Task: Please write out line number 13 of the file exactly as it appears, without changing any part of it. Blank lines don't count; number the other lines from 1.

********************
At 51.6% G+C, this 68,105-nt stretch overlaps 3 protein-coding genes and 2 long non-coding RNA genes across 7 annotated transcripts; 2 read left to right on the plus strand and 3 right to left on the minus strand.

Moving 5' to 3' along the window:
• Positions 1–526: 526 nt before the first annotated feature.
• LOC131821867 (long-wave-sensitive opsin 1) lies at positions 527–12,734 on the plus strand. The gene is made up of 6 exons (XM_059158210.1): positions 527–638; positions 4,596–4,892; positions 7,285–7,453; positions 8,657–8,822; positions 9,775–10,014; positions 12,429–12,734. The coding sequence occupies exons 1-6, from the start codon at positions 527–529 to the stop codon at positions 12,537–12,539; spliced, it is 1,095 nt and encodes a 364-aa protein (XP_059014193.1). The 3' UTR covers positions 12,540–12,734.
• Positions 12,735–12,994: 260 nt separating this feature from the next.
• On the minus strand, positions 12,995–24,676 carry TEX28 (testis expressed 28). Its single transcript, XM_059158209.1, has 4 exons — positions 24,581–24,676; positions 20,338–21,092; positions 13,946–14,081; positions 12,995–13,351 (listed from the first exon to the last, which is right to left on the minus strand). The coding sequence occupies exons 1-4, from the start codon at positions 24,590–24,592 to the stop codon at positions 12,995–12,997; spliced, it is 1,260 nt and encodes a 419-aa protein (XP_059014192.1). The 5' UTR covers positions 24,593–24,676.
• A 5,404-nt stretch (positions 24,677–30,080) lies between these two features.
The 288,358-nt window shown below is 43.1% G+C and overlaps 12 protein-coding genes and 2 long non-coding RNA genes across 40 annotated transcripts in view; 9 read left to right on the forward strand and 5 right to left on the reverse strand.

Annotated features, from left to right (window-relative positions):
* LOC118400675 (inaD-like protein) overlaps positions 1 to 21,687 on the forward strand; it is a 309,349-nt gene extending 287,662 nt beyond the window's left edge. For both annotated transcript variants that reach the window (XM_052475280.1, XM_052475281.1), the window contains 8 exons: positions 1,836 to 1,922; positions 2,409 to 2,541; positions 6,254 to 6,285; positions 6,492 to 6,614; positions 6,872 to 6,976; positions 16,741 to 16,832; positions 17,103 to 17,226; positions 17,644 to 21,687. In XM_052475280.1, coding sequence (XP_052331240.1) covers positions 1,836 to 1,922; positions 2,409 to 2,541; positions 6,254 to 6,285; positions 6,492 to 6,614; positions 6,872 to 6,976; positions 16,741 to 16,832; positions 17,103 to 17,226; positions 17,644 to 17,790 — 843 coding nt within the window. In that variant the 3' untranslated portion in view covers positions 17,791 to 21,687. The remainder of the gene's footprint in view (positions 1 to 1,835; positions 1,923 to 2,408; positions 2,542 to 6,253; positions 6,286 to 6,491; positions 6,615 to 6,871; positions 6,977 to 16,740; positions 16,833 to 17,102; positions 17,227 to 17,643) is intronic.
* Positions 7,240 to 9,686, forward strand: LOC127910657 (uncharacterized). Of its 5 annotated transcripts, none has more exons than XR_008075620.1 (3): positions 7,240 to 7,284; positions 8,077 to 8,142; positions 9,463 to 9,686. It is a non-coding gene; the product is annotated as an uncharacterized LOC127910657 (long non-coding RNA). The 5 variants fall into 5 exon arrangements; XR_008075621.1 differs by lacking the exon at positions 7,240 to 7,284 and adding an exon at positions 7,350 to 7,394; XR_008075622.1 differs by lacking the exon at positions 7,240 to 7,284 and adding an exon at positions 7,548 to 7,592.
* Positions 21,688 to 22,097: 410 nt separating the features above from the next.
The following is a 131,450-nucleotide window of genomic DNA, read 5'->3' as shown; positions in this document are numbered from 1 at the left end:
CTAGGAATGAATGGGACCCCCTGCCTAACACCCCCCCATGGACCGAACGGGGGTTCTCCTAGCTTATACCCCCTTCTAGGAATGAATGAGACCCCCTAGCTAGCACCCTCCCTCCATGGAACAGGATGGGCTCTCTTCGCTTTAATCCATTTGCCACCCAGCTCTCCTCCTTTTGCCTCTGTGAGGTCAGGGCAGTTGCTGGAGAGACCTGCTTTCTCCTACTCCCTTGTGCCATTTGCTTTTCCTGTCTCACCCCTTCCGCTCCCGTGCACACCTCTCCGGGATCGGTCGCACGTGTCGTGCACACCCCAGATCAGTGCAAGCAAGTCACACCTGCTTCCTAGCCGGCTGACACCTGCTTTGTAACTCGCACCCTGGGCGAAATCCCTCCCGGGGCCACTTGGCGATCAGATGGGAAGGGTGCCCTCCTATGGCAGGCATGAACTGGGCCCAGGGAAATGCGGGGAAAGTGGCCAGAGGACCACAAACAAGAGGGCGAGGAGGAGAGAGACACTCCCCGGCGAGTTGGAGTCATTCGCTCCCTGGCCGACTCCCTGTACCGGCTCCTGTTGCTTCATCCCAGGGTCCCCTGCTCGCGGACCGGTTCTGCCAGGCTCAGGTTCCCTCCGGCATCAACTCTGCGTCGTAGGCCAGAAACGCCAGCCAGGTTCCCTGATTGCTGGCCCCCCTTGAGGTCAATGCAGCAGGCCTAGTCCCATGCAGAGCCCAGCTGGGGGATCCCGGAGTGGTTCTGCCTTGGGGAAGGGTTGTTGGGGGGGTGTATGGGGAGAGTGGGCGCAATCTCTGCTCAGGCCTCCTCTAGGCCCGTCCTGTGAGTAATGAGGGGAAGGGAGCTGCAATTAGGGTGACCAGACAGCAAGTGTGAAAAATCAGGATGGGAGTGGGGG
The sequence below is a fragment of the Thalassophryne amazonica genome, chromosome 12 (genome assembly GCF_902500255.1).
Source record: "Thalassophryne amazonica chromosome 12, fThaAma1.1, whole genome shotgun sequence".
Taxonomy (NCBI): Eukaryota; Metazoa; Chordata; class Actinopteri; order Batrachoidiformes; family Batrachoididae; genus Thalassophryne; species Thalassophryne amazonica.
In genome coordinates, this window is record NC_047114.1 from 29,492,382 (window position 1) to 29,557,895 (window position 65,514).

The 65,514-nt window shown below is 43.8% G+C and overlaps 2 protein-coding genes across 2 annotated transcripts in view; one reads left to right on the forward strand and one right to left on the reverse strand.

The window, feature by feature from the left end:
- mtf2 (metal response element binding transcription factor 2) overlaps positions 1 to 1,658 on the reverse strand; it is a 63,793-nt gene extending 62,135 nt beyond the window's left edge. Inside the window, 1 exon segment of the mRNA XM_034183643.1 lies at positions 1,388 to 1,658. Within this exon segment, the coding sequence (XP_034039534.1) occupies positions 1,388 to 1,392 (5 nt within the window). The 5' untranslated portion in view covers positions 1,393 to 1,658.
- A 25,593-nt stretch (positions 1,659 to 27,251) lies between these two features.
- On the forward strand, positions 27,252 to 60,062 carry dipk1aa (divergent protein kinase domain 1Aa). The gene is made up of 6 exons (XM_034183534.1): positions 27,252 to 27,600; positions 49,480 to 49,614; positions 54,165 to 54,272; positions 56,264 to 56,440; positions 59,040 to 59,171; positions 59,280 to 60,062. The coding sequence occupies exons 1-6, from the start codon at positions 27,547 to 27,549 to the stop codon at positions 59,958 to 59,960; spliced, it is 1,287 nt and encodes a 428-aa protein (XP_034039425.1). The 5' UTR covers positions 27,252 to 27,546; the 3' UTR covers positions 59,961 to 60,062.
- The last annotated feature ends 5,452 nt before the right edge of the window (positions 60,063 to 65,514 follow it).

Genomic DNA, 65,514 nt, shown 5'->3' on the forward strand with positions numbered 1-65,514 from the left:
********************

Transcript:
The following is a 131,450-nucleotide window of genomic DNA, read 5'->3' as shown; positions in this document are numbered from 1 at the left end: